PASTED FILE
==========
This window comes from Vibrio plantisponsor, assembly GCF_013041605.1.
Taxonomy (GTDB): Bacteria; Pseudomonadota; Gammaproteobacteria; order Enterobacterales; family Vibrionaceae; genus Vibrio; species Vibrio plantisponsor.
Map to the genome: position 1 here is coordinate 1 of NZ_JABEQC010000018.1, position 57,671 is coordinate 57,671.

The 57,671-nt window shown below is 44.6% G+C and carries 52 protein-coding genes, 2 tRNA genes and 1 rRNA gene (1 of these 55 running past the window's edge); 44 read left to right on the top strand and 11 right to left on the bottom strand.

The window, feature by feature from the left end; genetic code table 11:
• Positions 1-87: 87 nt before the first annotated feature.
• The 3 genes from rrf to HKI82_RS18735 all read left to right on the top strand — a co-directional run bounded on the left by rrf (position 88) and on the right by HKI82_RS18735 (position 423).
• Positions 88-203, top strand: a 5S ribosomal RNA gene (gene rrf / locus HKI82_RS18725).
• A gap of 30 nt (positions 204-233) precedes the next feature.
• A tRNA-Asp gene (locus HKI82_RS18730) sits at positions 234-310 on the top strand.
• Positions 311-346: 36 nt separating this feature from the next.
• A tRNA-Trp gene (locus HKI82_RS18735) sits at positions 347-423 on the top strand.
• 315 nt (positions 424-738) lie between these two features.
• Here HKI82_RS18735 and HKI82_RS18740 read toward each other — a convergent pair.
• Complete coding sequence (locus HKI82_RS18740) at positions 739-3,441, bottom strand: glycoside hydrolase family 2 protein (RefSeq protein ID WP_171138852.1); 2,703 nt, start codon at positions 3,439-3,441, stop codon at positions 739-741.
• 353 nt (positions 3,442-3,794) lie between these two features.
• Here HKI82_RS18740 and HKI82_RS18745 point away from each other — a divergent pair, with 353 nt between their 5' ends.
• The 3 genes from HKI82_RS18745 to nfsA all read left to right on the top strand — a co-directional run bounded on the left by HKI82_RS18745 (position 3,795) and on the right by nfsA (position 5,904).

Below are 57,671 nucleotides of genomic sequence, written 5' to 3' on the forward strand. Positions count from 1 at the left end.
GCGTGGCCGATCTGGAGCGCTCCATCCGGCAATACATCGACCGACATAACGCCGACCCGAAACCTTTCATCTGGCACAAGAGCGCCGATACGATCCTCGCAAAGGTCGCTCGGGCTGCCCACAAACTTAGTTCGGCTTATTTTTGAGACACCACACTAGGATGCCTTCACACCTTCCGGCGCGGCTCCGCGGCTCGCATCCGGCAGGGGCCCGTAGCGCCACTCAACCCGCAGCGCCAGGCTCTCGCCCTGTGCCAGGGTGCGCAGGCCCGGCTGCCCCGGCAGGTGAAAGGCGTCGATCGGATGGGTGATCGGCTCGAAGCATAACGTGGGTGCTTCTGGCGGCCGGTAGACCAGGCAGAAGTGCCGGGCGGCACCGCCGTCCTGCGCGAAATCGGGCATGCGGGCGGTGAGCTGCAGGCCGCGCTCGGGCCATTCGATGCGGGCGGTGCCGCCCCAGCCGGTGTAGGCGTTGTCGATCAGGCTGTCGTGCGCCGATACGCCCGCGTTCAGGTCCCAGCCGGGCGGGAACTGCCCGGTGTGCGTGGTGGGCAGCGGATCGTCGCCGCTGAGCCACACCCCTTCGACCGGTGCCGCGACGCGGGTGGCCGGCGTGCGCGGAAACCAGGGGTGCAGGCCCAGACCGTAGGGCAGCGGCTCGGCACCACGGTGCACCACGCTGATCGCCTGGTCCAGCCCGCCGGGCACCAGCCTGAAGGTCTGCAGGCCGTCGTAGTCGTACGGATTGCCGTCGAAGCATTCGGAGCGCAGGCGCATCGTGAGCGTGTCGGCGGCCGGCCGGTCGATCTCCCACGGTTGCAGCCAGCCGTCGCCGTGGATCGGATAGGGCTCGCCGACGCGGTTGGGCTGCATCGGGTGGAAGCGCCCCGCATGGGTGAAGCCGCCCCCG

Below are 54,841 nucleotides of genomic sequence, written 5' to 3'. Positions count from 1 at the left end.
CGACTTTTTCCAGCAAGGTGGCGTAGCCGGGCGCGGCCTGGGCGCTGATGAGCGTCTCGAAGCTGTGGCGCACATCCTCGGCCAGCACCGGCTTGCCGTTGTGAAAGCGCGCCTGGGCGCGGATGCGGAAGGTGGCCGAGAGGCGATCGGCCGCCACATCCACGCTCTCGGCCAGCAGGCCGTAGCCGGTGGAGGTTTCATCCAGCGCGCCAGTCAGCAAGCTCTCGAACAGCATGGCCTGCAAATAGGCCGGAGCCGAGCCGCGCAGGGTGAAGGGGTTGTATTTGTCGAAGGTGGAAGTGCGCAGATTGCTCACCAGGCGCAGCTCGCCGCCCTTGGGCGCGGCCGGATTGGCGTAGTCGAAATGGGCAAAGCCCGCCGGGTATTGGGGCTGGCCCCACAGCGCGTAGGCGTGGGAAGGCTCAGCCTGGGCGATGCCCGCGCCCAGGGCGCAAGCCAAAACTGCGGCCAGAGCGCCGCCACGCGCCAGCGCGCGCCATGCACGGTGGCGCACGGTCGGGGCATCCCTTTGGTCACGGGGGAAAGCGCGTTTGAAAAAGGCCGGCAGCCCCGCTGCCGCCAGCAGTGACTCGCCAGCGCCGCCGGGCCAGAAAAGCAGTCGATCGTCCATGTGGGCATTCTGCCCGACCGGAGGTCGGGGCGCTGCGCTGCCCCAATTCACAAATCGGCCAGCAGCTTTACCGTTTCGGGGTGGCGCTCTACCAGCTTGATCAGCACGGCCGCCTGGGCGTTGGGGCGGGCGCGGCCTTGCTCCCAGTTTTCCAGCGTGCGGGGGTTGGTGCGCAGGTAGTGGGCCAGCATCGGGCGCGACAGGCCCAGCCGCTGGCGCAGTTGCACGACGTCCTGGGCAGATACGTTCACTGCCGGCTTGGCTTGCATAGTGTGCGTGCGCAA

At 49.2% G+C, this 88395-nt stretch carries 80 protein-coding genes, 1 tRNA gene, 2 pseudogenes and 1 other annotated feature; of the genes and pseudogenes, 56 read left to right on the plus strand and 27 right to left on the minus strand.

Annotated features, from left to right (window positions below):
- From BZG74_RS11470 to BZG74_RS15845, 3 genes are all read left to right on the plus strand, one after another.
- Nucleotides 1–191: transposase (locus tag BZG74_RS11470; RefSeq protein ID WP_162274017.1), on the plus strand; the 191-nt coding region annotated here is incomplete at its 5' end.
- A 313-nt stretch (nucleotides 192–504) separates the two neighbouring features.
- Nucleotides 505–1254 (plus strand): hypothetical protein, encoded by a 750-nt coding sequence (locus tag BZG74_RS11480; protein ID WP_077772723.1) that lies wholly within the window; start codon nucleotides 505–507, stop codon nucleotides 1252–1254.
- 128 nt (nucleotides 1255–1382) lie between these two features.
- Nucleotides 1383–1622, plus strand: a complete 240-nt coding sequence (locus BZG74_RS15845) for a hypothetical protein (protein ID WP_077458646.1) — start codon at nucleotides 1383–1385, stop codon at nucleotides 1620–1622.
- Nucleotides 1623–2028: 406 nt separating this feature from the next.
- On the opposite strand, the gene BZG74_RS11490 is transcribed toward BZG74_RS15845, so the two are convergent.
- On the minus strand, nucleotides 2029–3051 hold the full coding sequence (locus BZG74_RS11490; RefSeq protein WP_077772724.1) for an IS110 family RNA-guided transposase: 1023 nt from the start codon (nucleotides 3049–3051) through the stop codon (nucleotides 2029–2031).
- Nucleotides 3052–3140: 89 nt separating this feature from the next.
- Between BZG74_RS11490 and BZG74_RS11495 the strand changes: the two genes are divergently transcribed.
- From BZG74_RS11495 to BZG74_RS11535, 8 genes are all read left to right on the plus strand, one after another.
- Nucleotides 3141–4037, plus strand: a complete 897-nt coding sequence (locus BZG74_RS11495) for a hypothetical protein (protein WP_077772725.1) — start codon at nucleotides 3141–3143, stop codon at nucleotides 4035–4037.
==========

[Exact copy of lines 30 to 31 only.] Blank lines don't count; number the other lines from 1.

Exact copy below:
- Nucleotides 1383–1622, plus strand: a complete 240-nt coding sequence (locus BZG74_RS15845) for a hypothetical protein (protein ID WP_077458646.1) — start codon at nucleotides 1383–1385, stop codon at nucleotides 1620–1622.
- Nucleotides 1623–2028: 406 nt separating this feature from the next.